there were essentially not necessarily all the facts are getting out there and things are skewed when people can turn to blogs and that sort of thing. >> the mainstream media have gone after president obama and hillary clinton, the email stuff was broken by the new york times on the front page every day but it is inarguable that you have a real partisanship in america. it is solvable. it is solvable in some ways by people deciding to look at other pieces of media that have those of us on the democratic side to spend time on fox news. >> great to have discussions like these. >> the new york times, not think it is a bunch of lies, it is fact based media, actually matters, talking to each other actually matters was the other point about election results,
part of the lesson is opposition works because the republicans have opposed everything barack obama tried to do for eight years and both houses of congress and the presidency out of it. >> through executive power i don't think he cared about republican opposition. >> throughout his first term he tried to make a grand bargain. >> the new administration in coming years, interesting to see what happens as we move forward. thank you. >> united nations security council, a resolution this afternoon demanding israel stop building settlements but now there are some, the vote may be postponed, all settlement activity, the occupied palestinian cease immediately.
donald trump is calling for a veto. live in the new york newsroom -- >> a great deal of uncertainty. and the arab diplomat, moment ago the reuters news agency did report the vote is going to be postponed indefinitely. the ambassador circulated the draft resolution yesterday, initially scheduled vote but the egyptian president apparently put a hold on that vote. sources tell fox he was concerned about the pressure this was putting on the united states which had issues creating potential prospect of a us veto. many in israel holding their breath waiting to see what the us would do. israel's prime minister took to twitter in the middle of the night, he said, quote, the us should veto the anti-israeli resolution at the un security council thursday. moments ago before the latest
develop and about the postponement we talk with a spokesman for israel's prime minister who said the uncertainty about the outcome of the vote is a distressing fine. >> don't know how this resolution is going to play out. >> it is not a good sign. what it indicates, it is not the real path towards peace. >> there is no legal validity in calls for ceasing settlement activity. they must vote in favor, the us and for other members the un ambassador who would likely speak at a security council meeting on this subject if one is held call the proposed resolution the peak of prophecy saying it will do nothing for a diplomatic process, what he called incitement and terror. >> hours before the vote, any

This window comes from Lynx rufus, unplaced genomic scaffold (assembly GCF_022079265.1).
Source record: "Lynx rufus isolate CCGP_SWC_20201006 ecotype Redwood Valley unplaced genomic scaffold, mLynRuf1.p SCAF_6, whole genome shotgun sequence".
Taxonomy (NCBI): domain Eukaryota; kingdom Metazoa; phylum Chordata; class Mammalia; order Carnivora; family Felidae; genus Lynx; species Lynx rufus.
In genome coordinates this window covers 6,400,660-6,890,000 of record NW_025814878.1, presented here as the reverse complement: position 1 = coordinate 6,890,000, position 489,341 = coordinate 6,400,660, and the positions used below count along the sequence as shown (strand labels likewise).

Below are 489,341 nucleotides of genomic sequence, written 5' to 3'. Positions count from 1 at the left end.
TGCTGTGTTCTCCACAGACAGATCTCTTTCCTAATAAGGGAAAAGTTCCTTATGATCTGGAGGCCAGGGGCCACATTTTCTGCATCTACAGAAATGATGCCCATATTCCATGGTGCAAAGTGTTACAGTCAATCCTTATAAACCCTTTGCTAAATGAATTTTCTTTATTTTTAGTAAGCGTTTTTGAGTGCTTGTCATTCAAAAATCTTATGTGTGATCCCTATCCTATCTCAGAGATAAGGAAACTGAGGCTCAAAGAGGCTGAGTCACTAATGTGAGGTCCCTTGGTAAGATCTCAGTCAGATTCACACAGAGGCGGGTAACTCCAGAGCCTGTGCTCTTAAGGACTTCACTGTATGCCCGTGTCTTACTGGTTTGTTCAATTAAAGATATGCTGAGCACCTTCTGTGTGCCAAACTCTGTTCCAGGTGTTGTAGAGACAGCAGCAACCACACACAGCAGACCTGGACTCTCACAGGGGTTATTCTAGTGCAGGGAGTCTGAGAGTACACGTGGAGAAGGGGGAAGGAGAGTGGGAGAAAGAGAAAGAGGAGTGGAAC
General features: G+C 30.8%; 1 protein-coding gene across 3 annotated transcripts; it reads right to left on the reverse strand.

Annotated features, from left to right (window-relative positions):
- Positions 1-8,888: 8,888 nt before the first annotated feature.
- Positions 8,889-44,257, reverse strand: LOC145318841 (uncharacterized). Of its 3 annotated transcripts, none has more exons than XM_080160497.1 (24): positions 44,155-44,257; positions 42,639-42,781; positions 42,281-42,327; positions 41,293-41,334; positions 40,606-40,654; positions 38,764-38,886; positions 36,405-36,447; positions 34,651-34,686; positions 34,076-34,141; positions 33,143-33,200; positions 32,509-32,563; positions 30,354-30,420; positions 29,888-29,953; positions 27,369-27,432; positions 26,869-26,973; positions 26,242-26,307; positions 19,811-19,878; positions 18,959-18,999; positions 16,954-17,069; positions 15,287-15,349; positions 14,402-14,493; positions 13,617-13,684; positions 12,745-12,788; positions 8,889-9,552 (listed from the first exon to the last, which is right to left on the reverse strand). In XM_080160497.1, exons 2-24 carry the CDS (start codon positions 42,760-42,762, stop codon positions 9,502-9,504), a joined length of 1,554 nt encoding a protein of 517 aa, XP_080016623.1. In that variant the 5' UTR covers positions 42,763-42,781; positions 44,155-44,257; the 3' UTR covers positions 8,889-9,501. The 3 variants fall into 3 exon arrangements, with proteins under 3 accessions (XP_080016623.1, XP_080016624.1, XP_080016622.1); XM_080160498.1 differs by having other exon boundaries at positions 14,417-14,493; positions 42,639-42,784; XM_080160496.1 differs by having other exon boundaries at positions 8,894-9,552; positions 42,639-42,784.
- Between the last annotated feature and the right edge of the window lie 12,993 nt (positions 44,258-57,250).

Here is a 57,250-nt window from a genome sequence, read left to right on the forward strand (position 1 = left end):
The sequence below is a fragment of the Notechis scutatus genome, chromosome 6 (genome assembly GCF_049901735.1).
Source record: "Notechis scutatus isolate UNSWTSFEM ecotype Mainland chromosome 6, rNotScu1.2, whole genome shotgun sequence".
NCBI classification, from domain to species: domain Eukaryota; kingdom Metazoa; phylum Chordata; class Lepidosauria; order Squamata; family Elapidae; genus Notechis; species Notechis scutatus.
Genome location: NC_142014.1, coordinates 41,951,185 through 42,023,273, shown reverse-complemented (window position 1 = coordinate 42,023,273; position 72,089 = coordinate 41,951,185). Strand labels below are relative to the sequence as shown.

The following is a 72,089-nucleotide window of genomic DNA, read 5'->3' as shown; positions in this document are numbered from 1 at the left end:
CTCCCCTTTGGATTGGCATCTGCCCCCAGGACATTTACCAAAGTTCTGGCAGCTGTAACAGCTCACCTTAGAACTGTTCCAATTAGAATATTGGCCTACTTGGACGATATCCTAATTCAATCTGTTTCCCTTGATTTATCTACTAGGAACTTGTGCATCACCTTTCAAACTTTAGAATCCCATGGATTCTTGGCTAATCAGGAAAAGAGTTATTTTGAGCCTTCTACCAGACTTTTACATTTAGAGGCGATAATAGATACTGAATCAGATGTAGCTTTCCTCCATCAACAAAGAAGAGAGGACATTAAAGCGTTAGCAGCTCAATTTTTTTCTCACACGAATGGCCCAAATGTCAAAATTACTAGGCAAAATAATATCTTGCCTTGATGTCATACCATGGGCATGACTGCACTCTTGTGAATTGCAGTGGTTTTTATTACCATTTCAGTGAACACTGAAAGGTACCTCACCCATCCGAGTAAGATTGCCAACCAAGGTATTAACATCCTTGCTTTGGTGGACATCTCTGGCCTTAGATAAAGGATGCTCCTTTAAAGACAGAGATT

indication what the obama administration is going to do? >> it bears repeating there may not be a vote today, the resolution may be postponed. no indication whatsoever from the united states what it intends to do about this resolution blue secretary of state john kerry went to attend a briefing on the resolution says that was canceled following postponement of the vote. in 2011 the us did veto a similar resolution but at that time, susan rice offered the opportunity to criticize activity. in recent days the palestinians have reportedly tried to water down this egyptian resolution on settlement in the hope it would then be more palatable to the united states. according to published before the israelis were blindsided by the egyptian draft proposal and never received any advance notice from cairo. israel and egypt in the last few months had very good relations,
rocky between the israeli prime minister and president obama, something israelis hope will change under president trump. in light of possible postponement we will wait and see what happens. >> new development in the trial of robert durst, the murder trial, a mystery witness, that person is too scared to testify in person. what they are asking, a judge to allow. >> uber's experiment with driverless cars hitting a bump in the road. officially getting pulled over in one state at least for now. ♪ once i heard i was going to be a park ranger, i got really excited. gabe's obviously really sick. and there's a lot that he isn't able to do, and make-a-wish stepped in. we had to climb up the mountain to get the injured hiker.
he fell from, like, a rock. he's been the one that has been rescued so many times. he said to me, "today, i got to be the hero." (avo) the subaru share the love event has helped grant the wishes of over twelve hundred kids so far. get a new subaru, and we'll donate two hundred and fifty dollars more to help those in need. ♪put a little love in your heart.♪
>> prosecutors in the case against robert durst say they have a mystery witness who fears retaliation for testifying, durst is accused of murdering friends in 2000, crime he denies. in 2003 durst successfully argued he committed another murder in self defense. jonathan hunt is live in los angeles with the latest on this unfolding. >> with a frail looking robert durst sitting in court in that
wheelchair prosecutors dropped the bombshell they have a secret witness who they believe can provide valuable information about the murder of durst's friend 16 years ago. prosecuted clashed with durst's defense team, they get the testimony on the record as soon as possible because the witness fears being killed by durst. >> mister durst has something in the order of $100 million, witnesses in this case realistically are concerned about their safety. >> by suggesting a man in a wheelchair is a threat to an 85-year-old doctor living in new york when none of the allegations in any of these cases suggest that anybody has ever been involved with mister durst is just hyperbole. >> reporter: prosecutors allege burst killed berman to feel investigators, the disappearance